Remote Patient Monitoring is most commonly covered by patient insurance and government-funded healthcare programs such as Medicare. Practitioners bill Medicare for Remote Patient Monitoring services provided to Medicare patients. Practitioners can bill Medicare for a variety of services by submitting CPT codes.

Who can furnish RPM?

While CPT code 99091 can only be provided by a physician or other qualified healthcare professional, CPT codes 99457 and 99458 can be provided by a physician or other qualified healthcare professional, as well as clinical staff under the physician’s general supervision.

In the 2021 Proposed Rule, CMS proposed allowing auxiliary people, in addition to clinical staff, to provide services defined by CPT codes 99453 and 99454 under the general supervision of the billing physician or practitioner. Other individuals who are not clinical staff but are employees, leased or contractual employees, are referred to as auxiliary personnel.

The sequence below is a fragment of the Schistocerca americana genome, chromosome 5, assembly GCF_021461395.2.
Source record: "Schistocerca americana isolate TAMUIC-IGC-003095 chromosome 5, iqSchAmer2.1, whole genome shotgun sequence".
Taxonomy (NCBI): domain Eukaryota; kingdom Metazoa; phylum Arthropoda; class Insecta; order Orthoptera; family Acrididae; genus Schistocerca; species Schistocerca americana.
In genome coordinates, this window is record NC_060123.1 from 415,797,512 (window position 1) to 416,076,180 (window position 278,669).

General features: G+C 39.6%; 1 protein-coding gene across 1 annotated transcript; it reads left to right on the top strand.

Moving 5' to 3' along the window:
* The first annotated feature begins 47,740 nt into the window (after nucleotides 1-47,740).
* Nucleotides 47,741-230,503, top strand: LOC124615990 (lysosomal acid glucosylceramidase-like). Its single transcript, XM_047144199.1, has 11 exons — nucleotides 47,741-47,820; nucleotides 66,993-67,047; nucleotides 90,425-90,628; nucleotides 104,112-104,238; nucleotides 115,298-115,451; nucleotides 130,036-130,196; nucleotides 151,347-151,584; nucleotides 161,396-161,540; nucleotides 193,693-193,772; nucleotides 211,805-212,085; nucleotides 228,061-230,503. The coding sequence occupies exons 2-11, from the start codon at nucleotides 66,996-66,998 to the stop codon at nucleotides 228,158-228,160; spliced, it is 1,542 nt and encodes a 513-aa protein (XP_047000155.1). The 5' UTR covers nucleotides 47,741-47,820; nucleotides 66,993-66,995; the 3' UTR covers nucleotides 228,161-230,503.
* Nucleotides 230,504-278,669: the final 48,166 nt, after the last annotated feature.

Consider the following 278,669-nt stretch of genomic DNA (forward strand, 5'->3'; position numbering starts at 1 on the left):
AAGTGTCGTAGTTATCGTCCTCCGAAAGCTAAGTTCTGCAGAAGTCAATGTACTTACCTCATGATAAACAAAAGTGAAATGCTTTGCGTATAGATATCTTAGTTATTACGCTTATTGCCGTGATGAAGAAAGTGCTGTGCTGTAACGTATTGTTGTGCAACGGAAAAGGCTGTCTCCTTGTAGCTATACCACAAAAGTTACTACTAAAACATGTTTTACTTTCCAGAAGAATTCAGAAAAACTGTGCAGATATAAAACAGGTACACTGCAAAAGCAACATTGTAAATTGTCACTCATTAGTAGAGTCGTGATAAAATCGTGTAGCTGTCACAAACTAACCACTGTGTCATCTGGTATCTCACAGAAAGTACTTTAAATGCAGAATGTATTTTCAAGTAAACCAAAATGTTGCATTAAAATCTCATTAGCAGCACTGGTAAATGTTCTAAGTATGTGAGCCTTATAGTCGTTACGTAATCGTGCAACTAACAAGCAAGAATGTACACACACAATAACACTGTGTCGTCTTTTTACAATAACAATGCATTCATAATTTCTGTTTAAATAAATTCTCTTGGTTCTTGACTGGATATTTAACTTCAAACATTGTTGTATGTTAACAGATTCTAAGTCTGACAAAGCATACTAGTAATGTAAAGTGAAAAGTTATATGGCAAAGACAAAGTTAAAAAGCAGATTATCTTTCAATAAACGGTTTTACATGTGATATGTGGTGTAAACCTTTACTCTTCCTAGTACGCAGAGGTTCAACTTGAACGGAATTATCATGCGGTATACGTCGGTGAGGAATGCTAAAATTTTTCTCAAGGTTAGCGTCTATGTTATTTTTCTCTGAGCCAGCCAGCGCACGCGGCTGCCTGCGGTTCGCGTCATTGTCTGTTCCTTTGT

What are the main CPT codes used for RPM?

The Centers for Medicare & Medicaid Services (CMS) has established CPT codes for remote patient monitoring (RPM). RPM tracks patient vitals outside of the healthcare setting to allow providers to intervene and improve health outcomes. CPT codes exist for all components necessary for the provision of RPM, they include:

CPT Code 99453: Remote monitoring of physiologic parameter(s) (e.g., weight, blood pressure, pulse oximetry, respiratory flow rate), initial; setup, and patient education on the use of equipment. (Initial set-up and patient education of monitoring equipment)